Third, while I couldn’t be sure that either tree is 100 years old, that live oak canopy is larger than the footprint of any of the nearby houses. Probably 5 houses are benefitting from its shade. That tree’s canopy extends all the way across Crocker Street almost to the sidewalk on the other side of the street. It’s clear that pedestrians are also deriving benefit from it, probably on a daily basis.

    After looking into it in detail, I believe $500,000 is not excessive.

  • “This and another 100-year-old live oak…”

    Before we all freak out, let’s get our facts straight. Judging by the leaf shape and bark on Google Street View, this was actually a Sweetgum tree (Liquidambar styraciflua), not a “live oak” (Quercus virginiana). Sweetgum is still considered a “hardwood” tree in forest circles. In urban areas, they are generally less desirable species due to their annual drop of spiky seed balls that are a bane to bare feet.

    The growth rate of sweet gum is actually must faster than live oak, so realistically, this tree may only have been 25-50 years old (judging by the trunk diameter). Not saying 50 is not significant, just that it’s an order of magnitude less than 100.

    Also, that image shows a rather healthy tree, despite a few straggly dead branches (normal for this species, and easily maintained with a little regular pruning).

  • Once again, no he should not have cut the tree down, even to a developer/builder a tree is an asset, it makes the finished product show better. But, if he had to do it, there’s an old trick I heard that some people have used… Inject the trunk at the base with a strong herbicide, wait a couple of weeks for the tree to lose leaves and die, and then make the city remove it for free.

    Just saying, not advocating it.

  • Way to go Walt! there’s a huge difference in “community” value in old trees versus a few new saplings, regardless of whether anybody can put a dollar price on them. People put the value they want on them – got a house with an big oak: my property should sell for thousands more because of this beautiful tree, they say! But put that same tree in an inconvenient location, the owners thinks it’s worth zero. It’s arbitrary and every time they cut down an old tree the community loses something of value that is priceless.

  • commonsense,

    Now THAT you can go to jail for. If you aren’t familiar with the case, Google “Harvey Updyke” or “Alabama tree poisoning”. This guy served 3 years for the crime.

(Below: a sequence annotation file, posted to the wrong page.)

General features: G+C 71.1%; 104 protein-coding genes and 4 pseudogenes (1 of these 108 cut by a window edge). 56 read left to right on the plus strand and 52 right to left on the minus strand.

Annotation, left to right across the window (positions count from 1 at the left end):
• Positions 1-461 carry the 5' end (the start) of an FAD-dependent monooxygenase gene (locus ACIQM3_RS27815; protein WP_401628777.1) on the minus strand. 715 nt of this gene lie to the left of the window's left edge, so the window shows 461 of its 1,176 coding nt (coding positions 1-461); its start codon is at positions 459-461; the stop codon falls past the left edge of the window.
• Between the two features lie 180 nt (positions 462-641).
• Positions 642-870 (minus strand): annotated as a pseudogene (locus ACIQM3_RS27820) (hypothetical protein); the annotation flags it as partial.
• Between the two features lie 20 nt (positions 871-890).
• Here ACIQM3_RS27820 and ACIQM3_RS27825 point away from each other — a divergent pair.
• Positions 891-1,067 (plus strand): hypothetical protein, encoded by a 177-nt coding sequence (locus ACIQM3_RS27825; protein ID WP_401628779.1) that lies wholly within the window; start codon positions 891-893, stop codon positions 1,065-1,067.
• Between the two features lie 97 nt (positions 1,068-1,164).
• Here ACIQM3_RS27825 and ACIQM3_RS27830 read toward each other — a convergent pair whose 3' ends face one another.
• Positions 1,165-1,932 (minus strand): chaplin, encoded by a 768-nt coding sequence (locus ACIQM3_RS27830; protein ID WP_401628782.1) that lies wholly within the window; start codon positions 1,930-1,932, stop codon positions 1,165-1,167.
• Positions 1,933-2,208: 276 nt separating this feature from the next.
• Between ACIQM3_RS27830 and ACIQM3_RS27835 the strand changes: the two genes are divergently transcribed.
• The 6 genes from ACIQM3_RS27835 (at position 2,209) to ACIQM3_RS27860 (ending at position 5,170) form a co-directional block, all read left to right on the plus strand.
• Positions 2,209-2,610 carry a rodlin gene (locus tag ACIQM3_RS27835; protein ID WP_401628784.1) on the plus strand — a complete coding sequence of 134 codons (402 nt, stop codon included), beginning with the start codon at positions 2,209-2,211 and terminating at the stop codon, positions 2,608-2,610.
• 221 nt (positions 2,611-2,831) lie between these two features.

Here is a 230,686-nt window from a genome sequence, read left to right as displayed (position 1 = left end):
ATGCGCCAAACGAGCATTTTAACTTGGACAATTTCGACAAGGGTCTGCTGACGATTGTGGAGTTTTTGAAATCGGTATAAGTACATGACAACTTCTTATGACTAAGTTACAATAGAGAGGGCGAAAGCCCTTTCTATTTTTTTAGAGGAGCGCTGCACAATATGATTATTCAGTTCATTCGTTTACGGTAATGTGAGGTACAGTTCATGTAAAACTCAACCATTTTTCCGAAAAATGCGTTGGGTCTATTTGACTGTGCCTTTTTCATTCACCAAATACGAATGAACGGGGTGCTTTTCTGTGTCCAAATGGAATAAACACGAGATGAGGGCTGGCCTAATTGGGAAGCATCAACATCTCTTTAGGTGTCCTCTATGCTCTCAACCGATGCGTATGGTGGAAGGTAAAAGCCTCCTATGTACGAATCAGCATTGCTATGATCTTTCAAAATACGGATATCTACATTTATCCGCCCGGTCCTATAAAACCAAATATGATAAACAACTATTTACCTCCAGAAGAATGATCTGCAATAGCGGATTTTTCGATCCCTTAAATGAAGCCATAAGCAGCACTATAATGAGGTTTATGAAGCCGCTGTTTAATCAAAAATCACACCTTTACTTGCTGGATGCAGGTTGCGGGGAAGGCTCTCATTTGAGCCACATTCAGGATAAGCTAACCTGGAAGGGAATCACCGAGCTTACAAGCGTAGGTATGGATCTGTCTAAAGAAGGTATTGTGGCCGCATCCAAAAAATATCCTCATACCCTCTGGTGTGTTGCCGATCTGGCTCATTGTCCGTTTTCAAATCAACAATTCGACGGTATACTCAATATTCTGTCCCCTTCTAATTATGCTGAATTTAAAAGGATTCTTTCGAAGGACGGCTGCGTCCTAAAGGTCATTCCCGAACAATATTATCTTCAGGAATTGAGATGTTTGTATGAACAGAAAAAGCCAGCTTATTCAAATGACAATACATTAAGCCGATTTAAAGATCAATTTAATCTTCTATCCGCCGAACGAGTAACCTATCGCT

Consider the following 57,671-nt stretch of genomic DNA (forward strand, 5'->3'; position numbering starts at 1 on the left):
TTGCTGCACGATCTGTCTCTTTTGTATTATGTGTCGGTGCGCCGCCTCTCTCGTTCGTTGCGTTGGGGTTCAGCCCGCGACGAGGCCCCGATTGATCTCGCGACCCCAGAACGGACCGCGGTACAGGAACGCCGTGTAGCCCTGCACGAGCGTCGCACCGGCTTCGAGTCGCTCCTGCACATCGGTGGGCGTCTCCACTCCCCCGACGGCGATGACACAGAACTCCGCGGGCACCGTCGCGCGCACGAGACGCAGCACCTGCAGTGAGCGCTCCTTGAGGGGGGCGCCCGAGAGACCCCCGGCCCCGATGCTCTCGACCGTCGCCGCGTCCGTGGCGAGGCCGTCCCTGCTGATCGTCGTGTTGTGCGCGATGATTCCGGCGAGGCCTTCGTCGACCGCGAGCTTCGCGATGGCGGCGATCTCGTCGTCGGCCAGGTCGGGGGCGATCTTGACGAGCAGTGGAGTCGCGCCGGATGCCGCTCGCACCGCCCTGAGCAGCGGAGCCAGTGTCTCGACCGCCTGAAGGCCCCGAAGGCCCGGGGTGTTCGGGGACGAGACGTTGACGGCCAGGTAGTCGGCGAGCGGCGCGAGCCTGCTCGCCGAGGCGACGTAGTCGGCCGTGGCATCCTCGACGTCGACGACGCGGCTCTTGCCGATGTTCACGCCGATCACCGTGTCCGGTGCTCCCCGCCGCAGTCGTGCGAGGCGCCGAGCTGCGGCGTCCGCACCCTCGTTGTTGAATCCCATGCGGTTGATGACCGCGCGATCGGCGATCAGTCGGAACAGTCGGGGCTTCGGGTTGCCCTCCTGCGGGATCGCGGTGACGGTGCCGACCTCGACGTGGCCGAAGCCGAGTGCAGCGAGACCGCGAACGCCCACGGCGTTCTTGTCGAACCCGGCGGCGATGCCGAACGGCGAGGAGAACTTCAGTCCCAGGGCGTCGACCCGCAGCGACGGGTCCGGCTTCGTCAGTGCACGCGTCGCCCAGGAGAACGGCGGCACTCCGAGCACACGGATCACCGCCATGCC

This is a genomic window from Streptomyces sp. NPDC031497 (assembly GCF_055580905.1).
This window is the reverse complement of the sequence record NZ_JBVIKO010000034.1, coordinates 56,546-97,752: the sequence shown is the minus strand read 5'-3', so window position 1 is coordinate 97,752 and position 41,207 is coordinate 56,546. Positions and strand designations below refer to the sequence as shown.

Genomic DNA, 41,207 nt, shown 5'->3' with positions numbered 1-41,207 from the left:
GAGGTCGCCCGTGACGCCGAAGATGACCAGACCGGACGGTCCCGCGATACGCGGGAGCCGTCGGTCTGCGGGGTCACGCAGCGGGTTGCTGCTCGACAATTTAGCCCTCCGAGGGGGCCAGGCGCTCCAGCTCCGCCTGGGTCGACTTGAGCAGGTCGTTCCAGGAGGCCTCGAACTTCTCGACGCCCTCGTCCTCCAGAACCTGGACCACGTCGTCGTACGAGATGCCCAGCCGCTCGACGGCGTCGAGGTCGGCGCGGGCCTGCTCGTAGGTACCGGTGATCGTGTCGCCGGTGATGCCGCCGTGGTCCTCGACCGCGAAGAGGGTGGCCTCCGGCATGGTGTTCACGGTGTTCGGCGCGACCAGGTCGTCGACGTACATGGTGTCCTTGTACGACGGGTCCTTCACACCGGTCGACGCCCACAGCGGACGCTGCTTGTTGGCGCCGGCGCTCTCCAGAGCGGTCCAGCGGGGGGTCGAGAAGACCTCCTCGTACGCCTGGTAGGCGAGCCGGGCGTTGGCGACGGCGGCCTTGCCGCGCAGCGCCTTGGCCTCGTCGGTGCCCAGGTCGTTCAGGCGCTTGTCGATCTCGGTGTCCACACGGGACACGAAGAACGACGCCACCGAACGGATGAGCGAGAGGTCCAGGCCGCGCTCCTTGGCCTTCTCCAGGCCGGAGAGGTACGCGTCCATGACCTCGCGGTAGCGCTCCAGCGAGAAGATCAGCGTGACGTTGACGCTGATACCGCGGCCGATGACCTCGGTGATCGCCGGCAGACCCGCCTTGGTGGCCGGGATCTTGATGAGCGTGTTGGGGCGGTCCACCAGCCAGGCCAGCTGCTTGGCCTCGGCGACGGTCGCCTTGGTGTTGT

He was caught because he admitted to it – bragged, actually. If this were to happen in quick succession to two large trees next to two projects by the same developer, I think there would be more than enough evidence to prove that the developer was guilty.

    Lots of things are an “old trick”, including lynching. With good reason, there are severe punishments for many things which were once acceptable.

  • Maybe that’s where I heard it. But if no one admits to it, it would be impossible to prove in court. Even though the developer may have an interest in it hapenning, it is a far cry from beyond a reasonable doubt.

  • “If this were to happen in quick succession to two large trees next to two projects by the same developer, I think there would be more than enough evidence to prove that the developer was guilty.”

    It is rather obvious that you are not an attorney. I do not recommend you trying to be one, either. Your example proves nothing more than a suspicion, which is not even enough to secure a warrant.

  • Dave,
    The coincidence would prompt an investigation. No warrant is needed to test the soil or the tree for evidence of poison, especially since it’s not on the developer’s land. Even a casual investigation by the authorities of two-bit outfit would likely (but who can know for sure??) something.

    To avoid jail, there’s a chance he’d probably plea for some kind of fine, since most cases plea out. If he wouldn’t, you’re wrong to think a jury wouldn’t or couldn’t convict on circumstantial evidence. It’s sometimes hard to tell when the DA will pursue the case, but with enough angry people and the City Attorney “refusing to settle” the issue so far (probably on behalf of Parker), I wouldn’t doubt that a tree-poisoning case could be brought to trial.

    Then again, I haven’t looked at the details of the law or that case in Alabama, so I don’t know if there would be major differences were it to happen in Houston.

  • Who is the developer cutting the trees down?